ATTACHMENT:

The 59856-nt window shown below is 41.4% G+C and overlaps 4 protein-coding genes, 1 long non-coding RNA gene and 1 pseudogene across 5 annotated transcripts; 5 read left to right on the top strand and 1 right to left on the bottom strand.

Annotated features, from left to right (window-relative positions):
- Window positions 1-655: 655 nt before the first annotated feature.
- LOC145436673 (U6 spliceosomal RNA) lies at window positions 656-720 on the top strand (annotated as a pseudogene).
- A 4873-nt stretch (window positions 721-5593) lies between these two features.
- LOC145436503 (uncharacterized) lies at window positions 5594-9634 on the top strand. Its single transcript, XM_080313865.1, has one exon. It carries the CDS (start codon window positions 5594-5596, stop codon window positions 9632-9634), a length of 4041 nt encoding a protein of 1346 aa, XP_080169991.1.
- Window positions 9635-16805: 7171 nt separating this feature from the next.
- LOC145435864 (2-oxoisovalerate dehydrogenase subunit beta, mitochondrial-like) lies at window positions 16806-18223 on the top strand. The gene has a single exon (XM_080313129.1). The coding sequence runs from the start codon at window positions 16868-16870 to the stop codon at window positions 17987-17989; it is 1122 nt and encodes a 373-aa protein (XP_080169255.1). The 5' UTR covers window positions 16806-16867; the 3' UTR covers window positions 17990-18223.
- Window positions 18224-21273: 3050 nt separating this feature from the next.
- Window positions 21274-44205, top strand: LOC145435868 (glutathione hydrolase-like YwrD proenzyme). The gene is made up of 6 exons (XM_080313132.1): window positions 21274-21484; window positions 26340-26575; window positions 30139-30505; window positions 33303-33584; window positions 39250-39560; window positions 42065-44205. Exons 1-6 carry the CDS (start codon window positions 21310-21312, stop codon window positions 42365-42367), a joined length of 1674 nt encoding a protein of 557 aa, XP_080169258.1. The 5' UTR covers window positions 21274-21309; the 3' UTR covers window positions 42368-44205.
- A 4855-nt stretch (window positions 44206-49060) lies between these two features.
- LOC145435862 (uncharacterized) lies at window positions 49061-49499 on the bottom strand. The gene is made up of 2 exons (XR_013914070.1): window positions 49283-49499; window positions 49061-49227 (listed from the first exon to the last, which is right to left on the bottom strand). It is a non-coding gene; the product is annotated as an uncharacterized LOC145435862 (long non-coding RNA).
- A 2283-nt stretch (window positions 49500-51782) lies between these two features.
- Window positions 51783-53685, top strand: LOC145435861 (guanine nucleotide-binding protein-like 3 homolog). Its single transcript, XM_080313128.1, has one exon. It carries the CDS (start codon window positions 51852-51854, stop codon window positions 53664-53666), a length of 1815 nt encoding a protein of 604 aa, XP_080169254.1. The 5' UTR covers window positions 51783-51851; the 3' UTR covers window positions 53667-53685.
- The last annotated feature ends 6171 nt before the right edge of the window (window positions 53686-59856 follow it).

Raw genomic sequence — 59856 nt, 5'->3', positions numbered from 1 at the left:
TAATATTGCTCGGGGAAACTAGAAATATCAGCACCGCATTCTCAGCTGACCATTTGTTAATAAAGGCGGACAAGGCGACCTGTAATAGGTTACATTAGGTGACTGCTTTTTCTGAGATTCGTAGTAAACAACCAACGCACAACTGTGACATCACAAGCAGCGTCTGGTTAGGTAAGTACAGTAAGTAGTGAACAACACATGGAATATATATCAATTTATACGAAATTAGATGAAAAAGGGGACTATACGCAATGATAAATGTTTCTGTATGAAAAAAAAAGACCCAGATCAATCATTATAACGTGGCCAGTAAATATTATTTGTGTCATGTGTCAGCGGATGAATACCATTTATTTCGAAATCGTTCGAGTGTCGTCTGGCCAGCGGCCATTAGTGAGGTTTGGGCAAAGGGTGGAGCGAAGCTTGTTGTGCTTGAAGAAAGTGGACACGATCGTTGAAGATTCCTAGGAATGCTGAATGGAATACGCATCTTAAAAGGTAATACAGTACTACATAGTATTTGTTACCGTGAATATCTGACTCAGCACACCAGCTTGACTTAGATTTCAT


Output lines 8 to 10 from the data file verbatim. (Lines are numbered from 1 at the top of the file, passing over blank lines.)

- LOC145435864 (2-oxoisovalerate dehydrogenase subunit beta, mitochondrial-like) lies at window positions 16806-18223 on the top strand. The gene has a single exon (XM_080313129.1). The coding sequence runs from the start codon at window positions 16868-16870 to the stop codon at window positions 17987-17989; it is 1122 nt and encodes a 373-aa protein (XP_080169255.1). The 5' UTR covers window positions 16806-16867; the 3' UTR covers window positions 17990-18223.
- Window positions 18224-21273: 3050 nt separating this feature from the next.
- Window positions 21274-44205, top strand: LOC145435868 (glutathione hydrolase-like YwrD proenzyme). The gene is made up of 6 exons (XM_080313132.1): window positions 21274-21484; window positions 26340-26575; window positions 30139-30505; window positions 33303-33584; window positions 39250-39560; window positions 42065-44205. Exons 1-6 carry the CDS (start codon window positions 21310-21312, stop codon window positions 42365-42367), a joined length of 1674 nt encoding a protein of 557 aa, XP_080169258.1. The 5' UTR covers window positions 21274-21309; the 3' UTR covers window positions 42368-44205.